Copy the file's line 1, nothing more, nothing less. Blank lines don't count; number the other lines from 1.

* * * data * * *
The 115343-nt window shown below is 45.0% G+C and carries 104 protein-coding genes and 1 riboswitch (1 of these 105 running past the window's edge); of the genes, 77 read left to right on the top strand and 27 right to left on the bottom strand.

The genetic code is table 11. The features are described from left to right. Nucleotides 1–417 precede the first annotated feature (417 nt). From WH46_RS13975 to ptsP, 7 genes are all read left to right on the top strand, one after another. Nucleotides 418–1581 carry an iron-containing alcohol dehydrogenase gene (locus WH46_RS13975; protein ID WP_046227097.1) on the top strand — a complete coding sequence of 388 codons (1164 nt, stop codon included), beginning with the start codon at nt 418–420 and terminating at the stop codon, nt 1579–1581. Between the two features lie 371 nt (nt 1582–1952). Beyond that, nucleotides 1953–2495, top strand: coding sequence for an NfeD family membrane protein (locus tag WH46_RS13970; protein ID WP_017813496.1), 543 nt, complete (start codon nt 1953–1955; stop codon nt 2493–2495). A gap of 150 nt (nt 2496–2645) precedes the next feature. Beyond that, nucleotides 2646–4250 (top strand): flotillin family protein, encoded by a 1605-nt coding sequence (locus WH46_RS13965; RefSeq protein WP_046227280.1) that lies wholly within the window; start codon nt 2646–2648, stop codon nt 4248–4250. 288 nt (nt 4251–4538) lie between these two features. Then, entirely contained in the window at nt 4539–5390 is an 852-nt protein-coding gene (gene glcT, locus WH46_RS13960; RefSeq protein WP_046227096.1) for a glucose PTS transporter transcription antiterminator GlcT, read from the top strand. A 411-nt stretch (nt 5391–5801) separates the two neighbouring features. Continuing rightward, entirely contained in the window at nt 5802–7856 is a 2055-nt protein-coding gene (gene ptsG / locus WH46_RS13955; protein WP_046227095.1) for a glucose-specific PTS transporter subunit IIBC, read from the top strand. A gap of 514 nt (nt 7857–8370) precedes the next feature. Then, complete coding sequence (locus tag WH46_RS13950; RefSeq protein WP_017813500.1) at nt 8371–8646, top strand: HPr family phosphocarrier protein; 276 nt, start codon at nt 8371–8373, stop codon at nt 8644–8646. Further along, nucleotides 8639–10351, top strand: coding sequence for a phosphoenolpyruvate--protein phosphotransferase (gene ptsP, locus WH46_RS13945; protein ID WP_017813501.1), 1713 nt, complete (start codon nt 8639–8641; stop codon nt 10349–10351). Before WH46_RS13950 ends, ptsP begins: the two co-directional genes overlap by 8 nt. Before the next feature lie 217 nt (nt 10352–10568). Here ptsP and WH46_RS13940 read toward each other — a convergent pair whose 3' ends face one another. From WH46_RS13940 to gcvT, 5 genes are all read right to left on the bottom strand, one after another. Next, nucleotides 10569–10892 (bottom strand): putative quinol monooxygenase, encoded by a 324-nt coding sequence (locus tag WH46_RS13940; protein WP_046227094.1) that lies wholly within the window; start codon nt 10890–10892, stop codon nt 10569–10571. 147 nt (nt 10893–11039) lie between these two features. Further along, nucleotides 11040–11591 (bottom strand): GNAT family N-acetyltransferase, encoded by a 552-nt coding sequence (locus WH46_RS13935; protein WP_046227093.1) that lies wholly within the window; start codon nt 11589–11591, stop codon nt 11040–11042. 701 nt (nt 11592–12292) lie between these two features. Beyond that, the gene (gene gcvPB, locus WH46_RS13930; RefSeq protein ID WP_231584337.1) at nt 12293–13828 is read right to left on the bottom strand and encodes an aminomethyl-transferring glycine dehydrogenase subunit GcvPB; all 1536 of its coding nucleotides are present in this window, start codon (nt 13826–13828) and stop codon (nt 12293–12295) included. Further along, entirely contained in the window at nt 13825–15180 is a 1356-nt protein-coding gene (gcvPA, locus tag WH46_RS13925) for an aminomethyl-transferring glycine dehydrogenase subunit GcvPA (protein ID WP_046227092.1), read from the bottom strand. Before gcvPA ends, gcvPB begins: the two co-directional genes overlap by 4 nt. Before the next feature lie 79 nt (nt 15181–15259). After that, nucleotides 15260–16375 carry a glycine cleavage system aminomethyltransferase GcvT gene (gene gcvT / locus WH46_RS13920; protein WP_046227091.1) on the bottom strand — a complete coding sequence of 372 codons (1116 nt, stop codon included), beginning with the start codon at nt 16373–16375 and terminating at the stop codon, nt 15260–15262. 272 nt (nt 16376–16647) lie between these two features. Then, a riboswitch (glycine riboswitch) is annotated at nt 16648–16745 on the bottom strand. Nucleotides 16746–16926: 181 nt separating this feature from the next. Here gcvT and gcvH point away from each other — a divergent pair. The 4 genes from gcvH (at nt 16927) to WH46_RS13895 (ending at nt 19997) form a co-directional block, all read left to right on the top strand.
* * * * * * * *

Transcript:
The 115343-nt window shown below is 45.0% G+C and carries 104 protein-coding genes and 1 riboswitch (1 of these 105 running past the window's edge); of the genes, 77 read left to right on the top strand and 27 right to left on the bottom strand.